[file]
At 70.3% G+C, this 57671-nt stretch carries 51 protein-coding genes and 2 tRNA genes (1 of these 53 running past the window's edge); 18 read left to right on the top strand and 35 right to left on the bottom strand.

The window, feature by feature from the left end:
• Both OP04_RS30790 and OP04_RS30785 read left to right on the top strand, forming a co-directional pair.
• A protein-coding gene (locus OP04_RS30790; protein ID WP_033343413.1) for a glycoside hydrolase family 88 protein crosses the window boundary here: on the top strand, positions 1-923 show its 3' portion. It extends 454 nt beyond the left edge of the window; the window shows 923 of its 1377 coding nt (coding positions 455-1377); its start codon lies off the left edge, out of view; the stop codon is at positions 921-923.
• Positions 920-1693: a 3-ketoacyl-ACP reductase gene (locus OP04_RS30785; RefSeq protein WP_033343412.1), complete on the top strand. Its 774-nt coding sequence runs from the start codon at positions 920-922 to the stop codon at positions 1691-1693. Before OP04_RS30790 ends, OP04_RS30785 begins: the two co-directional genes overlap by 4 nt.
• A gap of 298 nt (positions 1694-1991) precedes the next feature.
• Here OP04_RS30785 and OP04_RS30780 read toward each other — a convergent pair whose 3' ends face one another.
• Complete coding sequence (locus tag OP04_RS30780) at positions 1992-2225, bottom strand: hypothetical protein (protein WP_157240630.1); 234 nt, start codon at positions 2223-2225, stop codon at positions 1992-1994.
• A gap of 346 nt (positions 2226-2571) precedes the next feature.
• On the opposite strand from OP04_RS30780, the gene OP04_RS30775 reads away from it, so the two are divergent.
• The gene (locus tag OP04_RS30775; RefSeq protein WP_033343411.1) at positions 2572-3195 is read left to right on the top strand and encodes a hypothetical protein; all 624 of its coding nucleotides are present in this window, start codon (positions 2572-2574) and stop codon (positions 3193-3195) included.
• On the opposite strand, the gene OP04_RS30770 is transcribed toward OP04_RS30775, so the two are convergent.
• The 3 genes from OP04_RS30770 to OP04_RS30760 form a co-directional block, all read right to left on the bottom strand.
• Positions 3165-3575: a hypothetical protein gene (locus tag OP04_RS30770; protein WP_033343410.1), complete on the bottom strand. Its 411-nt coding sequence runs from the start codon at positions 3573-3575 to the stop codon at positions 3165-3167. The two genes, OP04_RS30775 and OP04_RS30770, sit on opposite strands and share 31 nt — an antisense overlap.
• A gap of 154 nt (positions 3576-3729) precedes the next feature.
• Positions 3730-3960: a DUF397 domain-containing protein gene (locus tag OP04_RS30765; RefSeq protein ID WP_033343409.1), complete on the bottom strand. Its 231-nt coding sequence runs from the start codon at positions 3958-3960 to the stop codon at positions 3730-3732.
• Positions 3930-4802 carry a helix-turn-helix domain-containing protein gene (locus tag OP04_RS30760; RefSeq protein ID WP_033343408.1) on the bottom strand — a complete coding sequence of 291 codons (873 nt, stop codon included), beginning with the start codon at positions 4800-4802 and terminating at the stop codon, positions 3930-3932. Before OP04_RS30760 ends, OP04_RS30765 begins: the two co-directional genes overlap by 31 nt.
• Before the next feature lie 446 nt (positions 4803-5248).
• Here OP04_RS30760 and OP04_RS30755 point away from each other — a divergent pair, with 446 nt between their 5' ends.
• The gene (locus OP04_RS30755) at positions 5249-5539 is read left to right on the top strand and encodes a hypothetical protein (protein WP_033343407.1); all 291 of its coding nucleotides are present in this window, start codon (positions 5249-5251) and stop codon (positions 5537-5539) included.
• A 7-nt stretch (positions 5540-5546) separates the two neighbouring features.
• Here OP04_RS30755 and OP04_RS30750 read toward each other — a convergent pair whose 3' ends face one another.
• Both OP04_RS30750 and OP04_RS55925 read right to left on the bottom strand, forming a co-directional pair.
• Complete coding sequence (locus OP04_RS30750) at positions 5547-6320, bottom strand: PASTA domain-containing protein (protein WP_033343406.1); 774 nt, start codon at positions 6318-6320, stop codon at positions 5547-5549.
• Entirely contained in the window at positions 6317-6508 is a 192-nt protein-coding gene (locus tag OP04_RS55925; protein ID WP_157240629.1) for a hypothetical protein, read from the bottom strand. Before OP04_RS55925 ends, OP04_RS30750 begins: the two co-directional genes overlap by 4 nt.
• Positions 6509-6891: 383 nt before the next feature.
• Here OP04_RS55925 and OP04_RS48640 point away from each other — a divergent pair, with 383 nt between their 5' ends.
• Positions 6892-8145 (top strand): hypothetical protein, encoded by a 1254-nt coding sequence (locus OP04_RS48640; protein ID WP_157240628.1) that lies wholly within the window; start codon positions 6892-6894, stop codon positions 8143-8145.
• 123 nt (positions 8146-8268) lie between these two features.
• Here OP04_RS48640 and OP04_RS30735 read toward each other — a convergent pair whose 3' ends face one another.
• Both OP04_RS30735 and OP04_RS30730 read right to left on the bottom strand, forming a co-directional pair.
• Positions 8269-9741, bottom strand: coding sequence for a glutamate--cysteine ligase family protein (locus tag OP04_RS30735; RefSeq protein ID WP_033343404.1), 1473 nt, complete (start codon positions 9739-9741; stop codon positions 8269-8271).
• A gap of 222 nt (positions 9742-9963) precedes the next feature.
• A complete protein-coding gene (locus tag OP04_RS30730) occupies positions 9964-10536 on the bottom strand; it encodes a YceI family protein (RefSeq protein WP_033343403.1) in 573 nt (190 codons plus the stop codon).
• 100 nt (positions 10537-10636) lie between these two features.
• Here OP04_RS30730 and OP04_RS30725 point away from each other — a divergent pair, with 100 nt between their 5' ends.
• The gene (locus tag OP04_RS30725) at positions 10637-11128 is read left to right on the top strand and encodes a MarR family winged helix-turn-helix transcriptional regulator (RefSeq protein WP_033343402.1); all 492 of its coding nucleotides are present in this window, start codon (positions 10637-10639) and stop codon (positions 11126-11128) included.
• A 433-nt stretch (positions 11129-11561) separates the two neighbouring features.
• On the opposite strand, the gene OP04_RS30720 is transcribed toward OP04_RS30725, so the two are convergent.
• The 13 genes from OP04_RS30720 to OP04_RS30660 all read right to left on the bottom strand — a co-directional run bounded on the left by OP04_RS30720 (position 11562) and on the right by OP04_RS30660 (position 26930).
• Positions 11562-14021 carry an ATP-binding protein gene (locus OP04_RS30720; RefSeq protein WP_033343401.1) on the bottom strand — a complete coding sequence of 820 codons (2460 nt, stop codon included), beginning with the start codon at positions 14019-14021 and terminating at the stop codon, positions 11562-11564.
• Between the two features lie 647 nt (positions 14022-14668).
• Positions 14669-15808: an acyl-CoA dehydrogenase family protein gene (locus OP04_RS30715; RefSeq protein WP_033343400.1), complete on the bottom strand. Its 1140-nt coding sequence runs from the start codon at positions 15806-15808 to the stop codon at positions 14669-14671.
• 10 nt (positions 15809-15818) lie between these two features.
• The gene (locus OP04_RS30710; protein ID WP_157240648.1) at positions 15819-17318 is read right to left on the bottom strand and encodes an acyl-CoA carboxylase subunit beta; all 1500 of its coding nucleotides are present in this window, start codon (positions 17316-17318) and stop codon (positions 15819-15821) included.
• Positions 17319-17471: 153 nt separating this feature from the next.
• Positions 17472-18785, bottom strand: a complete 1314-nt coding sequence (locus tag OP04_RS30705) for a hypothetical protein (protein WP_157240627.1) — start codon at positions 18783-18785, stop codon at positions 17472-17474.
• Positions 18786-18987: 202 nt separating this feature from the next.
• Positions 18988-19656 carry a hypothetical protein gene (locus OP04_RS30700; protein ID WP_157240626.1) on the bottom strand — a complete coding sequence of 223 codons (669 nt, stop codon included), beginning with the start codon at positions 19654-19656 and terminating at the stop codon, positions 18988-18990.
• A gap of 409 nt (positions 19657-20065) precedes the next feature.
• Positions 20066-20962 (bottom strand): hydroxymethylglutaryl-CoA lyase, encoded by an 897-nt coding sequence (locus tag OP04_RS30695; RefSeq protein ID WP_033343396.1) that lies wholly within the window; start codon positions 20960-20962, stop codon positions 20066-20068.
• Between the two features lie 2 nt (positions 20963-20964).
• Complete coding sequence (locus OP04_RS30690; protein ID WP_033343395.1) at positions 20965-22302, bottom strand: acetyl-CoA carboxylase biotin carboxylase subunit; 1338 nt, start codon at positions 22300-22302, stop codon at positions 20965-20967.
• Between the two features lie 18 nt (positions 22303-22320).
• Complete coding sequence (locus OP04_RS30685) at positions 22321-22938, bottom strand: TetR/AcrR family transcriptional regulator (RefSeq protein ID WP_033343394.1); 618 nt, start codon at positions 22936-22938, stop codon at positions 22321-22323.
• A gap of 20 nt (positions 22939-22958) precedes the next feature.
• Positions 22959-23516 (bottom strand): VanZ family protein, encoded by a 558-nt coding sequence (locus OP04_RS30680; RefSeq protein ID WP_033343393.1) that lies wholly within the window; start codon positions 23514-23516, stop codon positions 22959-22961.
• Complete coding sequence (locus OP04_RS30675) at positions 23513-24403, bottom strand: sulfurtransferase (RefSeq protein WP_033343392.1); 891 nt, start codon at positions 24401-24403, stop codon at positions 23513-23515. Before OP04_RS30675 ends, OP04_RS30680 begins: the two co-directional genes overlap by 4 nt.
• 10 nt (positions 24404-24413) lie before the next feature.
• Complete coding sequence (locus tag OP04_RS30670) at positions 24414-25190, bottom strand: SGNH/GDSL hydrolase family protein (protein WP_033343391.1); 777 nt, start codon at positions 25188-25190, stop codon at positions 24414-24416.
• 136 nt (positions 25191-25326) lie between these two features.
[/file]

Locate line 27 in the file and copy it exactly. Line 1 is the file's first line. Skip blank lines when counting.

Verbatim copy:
• Here OP04_RS55925 and OP04_RS48640 point away from each other — a divergent pair, with 383 nt between their 5' ends.